• Stimpson says:

      BTW, thanks for reading my ramblings, Norman.

      • Norman says:

        I try to keep up, like what I read here, from all who input. Having an open blog such as this, gives the spread of ideas, thoughts, direction to those willing to participate, which will only become more involved in this march for freedom, against those who would subvert the population to achieve their gains for dominance. It isn’t easy, requires a dedication, hard work, but pays off if enough band together in the same cause. The pendulum is on their side at the moment, but will reverse course allowing those with the resolve, to win.

  3. Teeluck says:

    Good Ramblings bro…good Ramblings.

    • Stimpson says:

      Thanks so much, Teeluck, for the kind remark and for dropping by and incidentally reminding me of how I haven’t visited your blog in ages. Cheers.

  4. scaredstiff says:

    Betsy McCaughey, former Lieutenant Governor of NY, I believe first came up with Death Panels. Being the opportunist that he is, Luntz made the most of it. btw old Betsy is credited with stopping Clinton’s hand at health care. Thanks for keeping the Luntz fresh in our minds.

  5. Jack Jodell says:

    Mike,
    Thank you for revealing Lintz for the despicable fraud he is. I feel bad that your own Conservatives have embraced his methodology and language, but I do believe you will overcome it. For Canadians have long proven themselves to be more principled, pragmatic, and smarter than their boisterous neighbors to the south!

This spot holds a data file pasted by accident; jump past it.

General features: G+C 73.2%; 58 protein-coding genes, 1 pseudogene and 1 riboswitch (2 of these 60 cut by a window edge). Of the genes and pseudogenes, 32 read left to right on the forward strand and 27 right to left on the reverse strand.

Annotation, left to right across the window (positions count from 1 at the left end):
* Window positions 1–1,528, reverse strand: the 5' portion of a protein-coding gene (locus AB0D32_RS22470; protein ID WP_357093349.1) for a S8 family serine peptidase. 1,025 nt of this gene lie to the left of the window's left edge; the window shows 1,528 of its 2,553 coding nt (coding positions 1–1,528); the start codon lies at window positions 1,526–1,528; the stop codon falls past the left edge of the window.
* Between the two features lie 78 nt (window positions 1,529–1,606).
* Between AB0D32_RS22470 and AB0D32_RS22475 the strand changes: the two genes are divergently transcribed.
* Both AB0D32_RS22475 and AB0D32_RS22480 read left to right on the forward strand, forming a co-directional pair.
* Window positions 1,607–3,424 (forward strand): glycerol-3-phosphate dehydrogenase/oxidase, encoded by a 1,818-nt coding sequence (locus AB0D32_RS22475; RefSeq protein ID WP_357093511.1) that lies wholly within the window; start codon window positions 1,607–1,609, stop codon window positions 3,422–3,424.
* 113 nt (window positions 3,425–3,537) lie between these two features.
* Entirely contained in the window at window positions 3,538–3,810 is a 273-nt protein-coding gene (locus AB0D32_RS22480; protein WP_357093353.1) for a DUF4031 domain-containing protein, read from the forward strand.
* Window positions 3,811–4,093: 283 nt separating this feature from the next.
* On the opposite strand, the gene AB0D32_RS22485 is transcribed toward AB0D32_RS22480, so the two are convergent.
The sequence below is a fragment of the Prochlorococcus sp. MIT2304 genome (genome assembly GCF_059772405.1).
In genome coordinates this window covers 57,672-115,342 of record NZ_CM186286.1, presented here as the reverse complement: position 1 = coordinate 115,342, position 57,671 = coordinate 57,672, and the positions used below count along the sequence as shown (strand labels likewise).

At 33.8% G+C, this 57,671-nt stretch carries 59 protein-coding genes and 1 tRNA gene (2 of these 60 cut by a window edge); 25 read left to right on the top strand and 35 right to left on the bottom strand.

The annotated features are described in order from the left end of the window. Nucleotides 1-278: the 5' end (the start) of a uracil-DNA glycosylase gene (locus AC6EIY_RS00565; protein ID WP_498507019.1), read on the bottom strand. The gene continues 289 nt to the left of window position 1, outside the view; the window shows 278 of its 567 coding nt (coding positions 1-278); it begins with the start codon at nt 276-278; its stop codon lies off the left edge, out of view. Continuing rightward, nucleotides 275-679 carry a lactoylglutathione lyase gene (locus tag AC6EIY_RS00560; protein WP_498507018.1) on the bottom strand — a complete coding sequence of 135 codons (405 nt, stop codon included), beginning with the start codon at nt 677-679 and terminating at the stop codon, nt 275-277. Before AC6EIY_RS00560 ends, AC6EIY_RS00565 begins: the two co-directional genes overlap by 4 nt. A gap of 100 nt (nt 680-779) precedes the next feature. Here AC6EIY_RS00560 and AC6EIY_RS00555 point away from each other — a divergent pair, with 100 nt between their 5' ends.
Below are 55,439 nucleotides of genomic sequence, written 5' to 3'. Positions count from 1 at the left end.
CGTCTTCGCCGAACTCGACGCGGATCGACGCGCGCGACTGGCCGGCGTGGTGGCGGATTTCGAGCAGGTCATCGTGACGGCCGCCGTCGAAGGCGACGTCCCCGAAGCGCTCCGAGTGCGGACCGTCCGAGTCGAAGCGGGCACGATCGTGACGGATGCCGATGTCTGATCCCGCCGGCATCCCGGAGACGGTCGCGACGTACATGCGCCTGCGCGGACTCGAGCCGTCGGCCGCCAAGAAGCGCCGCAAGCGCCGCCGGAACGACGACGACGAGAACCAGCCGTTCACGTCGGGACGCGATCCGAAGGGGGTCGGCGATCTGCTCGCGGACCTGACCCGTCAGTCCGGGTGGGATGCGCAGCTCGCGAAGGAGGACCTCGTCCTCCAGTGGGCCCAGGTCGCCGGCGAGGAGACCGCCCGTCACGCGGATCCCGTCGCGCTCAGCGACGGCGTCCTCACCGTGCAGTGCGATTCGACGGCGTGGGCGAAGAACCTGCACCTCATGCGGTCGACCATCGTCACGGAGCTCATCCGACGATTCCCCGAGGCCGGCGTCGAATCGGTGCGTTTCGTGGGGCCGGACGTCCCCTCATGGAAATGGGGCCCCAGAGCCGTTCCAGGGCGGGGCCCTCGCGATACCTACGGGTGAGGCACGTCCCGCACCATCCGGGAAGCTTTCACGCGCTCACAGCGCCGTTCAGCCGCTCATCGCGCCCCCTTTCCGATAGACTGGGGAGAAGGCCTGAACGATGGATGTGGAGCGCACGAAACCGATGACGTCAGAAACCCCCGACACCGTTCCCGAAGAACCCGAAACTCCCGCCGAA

6. Krell says:

    There has always been an advantage in setting the dispute on your terms. Instead of Union busting it was “Right to Work”. To settle the Health care debate, you have to get past the “Death Panels”. Kerry was destroyed by the “Swift Boat” campaign.

    But is this the work of evil conspirators or just the result of marketing? The chicken or the egg riddle. Which is coming first? Is the dumbing down occurring because of manipulation or is the dumbing down occurring because the general population is becoming dumbed down?

    Look at everything you see in the media. Movies are made with quicker and quicker action shots. Music videos are using quicker and quicker segments, rarely is on camera shot used for more than a couple of seconds. Sound bites are 20 seconds anymore, more like 2 seconds. Everybody, in particular the United States, wants everything RIGHT NOW. Give me the concept or idea in 10 seconds or less. I NEED IT RIGHT NOW!

    I have a theory in that Wall Street didn’t produce as much indignation with the general population demanding more people see jail time because the crime couldn’t be explained in 20 seconds or less. This allowed the politicians to skirt their responsibility in holding the crooks responsible.

    Society seems to be demanding the simpleton phrases and answers and will not follow anything more complicated. Fast food thoughts for the fast food mind. A sad spiral to chaos that seems to have no influences preventing it.

    What’s really bothersome is that conditions today are going to seem like the old days to the whatever happens in the future. How short can the attention span be developed to? Will 5 seconds seem too long in the future? Will a 30 second commercial need 60 different camera shots?

    • That’s an extraordinary theory Krell! Smart fella. You are completely right on… things are way way too fast. Time is accelerated anymore… one wonders if evolution will accelerate as quickly? Good commentary David.